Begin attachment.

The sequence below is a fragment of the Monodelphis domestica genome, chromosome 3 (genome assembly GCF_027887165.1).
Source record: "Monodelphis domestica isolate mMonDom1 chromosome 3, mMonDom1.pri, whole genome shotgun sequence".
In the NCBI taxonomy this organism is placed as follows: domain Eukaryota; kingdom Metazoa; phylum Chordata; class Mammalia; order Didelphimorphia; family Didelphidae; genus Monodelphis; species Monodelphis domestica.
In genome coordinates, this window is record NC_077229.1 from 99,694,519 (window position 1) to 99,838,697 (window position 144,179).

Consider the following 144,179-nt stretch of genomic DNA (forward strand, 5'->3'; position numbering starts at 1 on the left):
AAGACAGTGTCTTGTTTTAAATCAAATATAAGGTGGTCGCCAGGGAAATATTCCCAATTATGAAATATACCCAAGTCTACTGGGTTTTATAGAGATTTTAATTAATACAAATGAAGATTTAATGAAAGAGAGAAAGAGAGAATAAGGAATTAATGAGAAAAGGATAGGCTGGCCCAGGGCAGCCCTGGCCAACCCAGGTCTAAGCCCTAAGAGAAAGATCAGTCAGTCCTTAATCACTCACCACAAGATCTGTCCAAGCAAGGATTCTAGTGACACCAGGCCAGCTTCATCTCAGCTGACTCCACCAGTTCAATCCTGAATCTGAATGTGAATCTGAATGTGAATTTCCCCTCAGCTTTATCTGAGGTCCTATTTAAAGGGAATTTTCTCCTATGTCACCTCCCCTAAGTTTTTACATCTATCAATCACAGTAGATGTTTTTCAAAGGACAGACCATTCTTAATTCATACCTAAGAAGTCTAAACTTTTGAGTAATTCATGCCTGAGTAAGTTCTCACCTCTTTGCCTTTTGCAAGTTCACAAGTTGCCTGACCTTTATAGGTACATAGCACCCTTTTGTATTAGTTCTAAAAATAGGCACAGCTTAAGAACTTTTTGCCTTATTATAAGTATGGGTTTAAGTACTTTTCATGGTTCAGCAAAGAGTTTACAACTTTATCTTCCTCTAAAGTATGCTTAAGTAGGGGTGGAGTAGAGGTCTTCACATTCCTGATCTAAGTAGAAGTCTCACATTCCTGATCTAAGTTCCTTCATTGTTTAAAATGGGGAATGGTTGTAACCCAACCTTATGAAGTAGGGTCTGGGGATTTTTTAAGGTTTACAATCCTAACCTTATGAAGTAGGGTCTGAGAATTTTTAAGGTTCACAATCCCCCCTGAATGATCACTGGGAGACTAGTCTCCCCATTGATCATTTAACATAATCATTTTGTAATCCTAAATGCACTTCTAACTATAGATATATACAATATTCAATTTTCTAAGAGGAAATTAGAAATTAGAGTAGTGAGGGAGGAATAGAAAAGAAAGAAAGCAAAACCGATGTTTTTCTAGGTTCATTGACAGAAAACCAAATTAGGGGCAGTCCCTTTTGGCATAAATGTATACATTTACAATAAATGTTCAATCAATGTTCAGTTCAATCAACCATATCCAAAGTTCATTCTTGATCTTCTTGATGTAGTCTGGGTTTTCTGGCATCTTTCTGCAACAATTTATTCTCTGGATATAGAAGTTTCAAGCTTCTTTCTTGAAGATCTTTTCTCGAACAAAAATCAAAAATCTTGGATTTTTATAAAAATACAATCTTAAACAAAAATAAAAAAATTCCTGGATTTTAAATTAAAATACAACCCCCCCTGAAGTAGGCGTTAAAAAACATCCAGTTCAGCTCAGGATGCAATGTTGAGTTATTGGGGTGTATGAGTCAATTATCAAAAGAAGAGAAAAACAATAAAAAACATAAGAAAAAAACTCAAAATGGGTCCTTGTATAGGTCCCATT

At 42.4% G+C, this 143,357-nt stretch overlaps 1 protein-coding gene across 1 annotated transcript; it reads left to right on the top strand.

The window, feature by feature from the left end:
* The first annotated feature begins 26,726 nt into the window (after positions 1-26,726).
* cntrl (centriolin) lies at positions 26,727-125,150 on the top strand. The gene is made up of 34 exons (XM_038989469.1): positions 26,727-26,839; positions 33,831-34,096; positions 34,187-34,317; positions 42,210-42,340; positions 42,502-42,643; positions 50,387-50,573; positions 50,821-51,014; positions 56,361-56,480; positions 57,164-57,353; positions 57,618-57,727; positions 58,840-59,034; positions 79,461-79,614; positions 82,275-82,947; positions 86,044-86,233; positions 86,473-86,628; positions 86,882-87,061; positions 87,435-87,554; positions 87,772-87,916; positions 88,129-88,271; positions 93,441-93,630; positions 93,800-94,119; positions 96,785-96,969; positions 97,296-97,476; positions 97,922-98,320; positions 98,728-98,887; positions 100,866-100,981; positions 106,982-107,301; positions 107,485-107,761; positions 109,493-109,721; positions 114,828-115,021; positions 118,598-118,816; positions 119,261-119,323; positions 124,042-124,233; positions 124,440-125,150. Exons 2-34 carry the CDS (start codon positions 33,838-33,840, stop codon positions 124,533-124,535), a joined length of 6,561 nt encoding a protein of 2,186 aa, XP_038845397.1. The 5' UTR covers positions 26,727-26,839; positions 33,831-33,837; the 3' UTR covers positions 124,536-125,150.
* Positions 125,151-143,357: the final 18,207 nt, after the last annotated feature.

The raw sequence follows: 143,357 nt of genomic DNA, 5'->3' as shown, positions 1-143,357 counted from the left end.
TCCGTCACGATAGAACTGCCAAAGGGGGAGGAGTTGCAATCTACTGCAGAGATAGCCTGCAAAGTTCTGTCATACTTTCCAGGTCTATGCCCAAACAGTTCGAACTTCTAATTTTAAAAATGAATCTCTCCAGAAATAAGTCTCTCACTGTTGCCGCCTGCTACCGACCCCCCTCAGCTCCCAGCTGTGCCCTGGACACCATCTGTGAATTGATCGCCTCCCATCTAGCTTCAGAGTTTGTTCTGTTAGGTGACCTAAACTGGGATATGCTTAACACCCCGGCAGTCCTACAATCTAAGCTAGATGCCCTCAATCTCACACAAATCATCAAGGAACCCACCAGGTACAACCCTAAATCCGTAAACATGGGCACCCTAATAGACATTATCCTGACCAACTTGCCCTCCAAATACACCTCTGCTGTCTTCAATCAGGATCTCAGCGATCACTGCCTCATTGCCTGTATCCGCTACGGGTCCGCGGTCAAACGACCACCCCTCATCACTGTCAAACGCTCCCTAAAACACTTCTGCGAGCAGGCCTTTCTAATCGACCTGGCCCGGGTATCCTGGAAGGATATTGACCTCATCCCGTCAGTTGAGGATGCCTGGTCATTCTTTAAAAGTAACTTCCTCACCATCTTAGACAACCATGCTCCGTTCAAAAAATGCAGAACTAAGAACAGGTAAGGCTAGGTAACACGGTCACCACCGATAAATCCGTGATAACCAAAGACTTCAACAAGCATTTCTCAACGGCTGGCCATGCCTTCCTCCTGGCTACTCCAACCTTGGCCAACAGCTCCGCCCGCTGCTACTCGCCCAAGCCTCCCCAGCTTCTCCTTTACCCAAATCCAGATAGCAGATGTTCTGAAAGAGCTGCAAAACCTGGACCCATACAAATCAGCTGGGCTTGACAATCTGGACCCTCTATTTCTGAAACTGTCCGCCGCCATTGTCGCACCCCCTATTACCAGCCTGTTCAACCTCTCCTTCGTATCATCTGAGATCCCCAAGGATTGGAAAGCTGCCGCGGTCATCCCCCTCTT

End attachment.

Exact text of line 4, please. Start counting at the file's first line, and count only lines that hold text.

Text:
In genome coordinates, this window is record NC_077229.1 from 99,694,519 (window position 1) to 99,838,697 (window position 144,179).